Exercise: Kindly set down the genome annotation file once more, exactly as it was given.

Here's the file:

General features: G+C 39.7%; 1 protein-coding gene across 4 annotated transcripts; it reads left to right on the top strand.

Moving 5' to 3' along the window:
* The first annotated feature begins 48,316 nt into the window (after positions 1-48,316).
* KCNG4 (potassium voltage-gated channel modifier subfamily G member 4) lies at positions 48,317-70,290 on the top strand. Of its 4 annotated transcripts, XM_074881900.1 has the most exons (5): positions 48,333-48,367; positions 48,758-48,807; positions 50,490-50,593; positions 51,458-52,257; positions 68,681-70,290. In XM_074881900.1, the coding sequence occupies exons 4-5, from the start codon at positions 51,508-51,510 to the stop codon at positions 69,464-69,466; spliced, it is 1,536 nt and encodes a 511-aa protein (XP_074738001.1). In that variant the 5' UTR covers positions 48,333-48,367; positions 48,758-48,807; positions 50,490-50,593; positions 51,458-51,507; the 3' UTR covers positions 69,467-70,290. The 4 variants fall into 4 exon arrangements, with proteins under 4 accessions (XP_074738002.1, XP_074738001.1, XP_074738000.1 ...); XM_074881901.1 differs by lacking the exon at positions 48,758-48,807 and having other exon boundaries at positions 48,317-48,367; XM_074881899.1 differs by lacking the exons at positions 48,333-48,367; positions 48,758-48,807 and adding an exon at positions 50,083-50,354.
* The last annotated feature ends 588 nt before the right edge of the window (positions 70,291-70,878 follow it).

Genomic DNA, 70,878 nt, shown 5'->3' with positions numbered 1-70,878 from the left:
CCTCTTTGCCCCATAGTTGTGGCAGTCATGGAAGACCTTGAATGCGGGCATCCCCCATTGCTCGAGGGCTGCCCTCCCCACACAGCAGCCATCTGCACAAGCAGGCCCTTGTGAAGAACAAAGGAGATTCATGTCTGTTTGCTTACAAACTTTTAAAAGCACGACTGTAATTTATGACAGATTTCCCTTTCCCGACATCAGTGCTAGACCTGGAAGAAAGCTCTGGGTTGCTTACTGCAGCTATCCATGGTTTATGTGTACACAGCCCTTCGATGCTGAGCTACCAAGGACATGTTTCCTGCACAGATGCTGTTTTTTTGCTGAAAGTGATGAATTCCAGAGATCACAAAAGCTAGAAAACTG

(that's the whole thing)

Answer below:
General features: G+C 39.7%; 1 protein-coding gene across 4 annotated transcripts; it reads left to right on the top strand.

Moving 5' to 3' along the window:
* The first annotated feature begins 48,316 nt into the window (after positions 1-48,316).
* KCNG4 (potassium voltage-gated channel modifier subfamily G member 4) lies at positions 48,317-70,290 on the top strand. Of its 4 annotated transcripts, XM_074881900.1 has the most exons (5): positions 48,333-48,367; positions 48,758-48,807; positions 50,490-50,593; positions 51,458-52,257; positions 68,681-70,290. In XM_074881900.1, the coding sequence occupies exons 4-5, from the start codon at positions 51,508-51,510 to the stop codon at positions 69,464-69,466; spliced, it is 1,536 nt and encodes a 511-aa protein (XP_074738001.1). In that variant the 5' UTR covers positions 48,333-48,367; positions 48,758-48,807; positions 50,490-50,593; positions 51,458-51,507; the 3' UTR covers positions 69,467-70,290. The 4 variants fall into 4 exon arrangements, with proteins under 4 accessions (XP_074738002.1, XP_074738001.1, XP_074738000.1 ...); XM_074881901.1 differs by lacking the exon at positions 48,758-48,807 and having other exon boundaries at positions 48,317-48,367; XM_074881899.1 differs by lacking the exons at positions 48,333-48,367; positions 48,758-48,807 and adding an exon at positions 50,083-50,354.
* The last annotated feature ends 588 nt before the right edge of the window (positions 70,291-70,878 follow it).

Genomic DNA, 70,878 nt, shown 5'->3' with positions numbered 1-70,878 from the left:
CCTCTTTGCCCCATAGTTGTGGCAGTCATGGAAGACCTTGAATGCGGGCATCCCCCATTGCTCGAGGGCTGCCCTCCCCACACAGCAGCCATCTGCACAAGCAGGCCCTTGTGAAGAACAAAGGAGATTCATGTCTGTTTGCTTACAAACTTTTAAAAGCACGACTGTAATTTATGACAGATTTCCCTTTCCCGACATCAGTGCTAGACCTGGAAGAAAGCTCTGGGTTGCTTACTGCAGCTATCCATGGTTTATGTGTACACAGCCCTTCGATGCTGAGCTACCAAGGACATGTTTCCTGCACAGATGCTGTTTTTTTGCTGAAAGTGATGAATTCCAGAGATCACAAAAGCTAGAAAACTG